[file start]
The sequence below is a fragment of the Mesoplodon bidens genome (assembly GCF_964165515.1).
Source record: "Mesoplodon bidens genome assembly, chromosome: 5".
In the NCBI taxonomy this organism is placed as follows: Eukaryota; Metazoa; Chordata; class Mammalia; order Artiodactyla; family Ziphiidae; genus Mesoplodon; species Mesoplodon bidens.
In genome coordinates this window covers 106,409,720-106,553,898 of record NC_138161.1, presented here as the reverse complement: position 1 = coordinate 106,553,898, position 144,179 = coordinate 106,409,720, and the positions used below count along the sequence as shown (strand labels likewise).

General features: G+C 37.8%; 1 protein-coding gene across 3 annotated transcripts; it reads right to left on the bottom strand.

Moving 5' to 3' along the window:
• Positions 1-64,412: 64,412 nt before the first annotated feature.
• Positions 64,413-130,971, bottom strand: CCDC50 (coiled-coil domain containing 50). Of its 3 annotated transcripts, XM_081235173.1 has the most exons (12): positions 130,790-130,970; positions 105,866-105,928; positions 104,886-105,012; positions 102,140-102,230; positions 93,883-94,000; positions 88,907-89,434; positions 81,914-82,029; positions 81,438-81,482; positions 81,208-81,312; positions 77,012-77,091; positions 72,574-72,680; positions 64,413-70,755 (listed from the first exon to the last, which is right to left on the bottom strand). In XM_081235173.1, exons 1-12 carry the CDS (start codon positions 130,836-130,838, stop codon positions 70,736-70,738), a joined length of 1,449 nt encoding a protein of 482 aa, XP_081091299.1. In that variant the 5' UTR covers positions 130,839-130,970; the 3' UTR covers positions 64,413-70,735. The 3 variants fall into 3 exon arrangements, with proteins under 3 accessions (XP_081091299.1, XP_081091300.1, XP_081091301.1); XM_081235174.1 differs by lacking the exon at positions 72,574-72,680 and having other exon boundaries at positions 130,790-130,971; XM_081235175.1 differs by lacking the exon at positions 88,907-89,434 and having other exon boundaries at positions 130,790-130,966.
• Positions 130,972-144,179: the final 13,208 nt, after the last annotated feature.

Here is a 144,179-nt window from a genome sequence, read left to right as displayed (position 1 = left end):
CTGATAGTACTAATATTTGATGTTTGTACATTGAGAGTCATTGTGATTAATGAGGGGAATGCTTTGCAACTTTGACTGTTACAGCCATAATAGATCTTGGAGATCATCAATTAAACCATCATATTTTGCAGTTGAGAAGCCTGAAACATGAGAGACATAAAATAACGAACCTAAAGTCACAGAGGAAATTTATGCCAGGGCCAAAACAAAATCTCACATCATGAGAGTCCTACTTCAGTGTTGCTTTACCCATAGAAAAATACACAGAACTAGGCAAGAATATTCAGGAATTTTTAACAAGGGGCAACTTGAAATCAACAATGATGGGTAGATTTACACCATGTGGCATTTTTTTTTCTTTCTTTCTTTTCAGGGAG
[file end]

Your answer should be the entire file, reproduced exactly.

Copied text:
The sequence below is a fragment of the Mesoplodon bidens genome (assembly GCF_964165515.1).
Source record: "Mesoplodon bidens genome assembly, chromosome: 5".
In the NCBI taxonomy this organism is placed as follows: Eukaryota; Metazoa; Chordata; class Mammalia; order Artiodactyla; family Ziphiidae; genus Mesoplodon; species Mesoplodon bidens.
In genome coordinates this window covers 106,409,720-106,553,898 of record NC_138161.1, presented here as the reverse complement: position 1 = coordinate 106,553,898, position 144,179 = coordinate 106,409,720, and the positions used below count along the sequence as shown (strand labels likewise).

General features: G+C 37.8%; 1 protein-coding gene across 3 annotated transcripts; it reads right to left on the bottom strand.

Moving 5' to 3' along the window:
• Positions 1-64,412: 64,412 nt before the first annotated feature.
• Positions 64,413-130,971, bottom strand: CCDC50 (coiled-coil domain containing 50). Of its 3 annotated transcripts, XM_081235173.1 has the most exons (12): positions 130,790-130,970; positions 105,866-105,928; positions 104,886-105,012; positions 102,140-102,230; positions 93,883-94,000; positions 88,907-89,434; positions 81,914-82,029; positions 81,438-81,482; positions 81,208-81,312; positions 77,012-77,091; positions 72,574-72,680; positions 64,413-70,755 (listed from the first exon to the last, which is right to left on the bottom strand). In XM_081235173.1, exons 1-12 carry the CDS (start codon positions 130,836-130,838, stop codon positions 70,736-70,738), a joined length of 1,449 nt encoding a protein of 482 aa, XP_081091299.1. In that variant the 5' UTR covers positions 130,839-130,970; the 3' UTR covers positions 64,413-70,735. The 3 variants fall into 3 exon arrangements, with proteins under 3 accessions (XP_081091299.1, XP_081091300.1, XP_081091301.1); XM_081235174.1 differs by lacking the exon at positions 72,574-72,680 and having other exon boundaries at positions 130,790-130,971; XM_081235175.1 differs by lacking the exon at positions 88,907-89,434 and having other exon boundaries at positions 130,790-130,966.
• Positions 130,972-144,179: the final 13,208 nt, after the last annotated feature.

Here is a 144,179-nt window from a genome sequence, read left to right as displayed (position 1 = left end):
CTGATAGTACTAATATTTGATGTTTGTACATTGAGAGTCATTGTGATTAATGAGGGGAATGCTTTGCAACTTTGACTGTTACAGCCATAATAGATCTTGGAGATCATCAATTAAACCATCATATTTTGCAGTTGAGAAGCCTGAAACATGAGAGACATAAAATAACGAACCTAAAGTCACAGAGGAAATTTATGCCAGGGCCAAAACAAAATCTCACATCATGAGAGTCCTACTTCAGTGTTGCTTTACCCATAGAAAAATACACAGAACTAGGCAAGAATATTCAGGAATTTTTAACAAGGGGCAACTTGAAATCAACAATGATGGGTAGATTTACACCATGTGGCATTTTTTTTTCTTTCTTTCTTTTCAGGGAG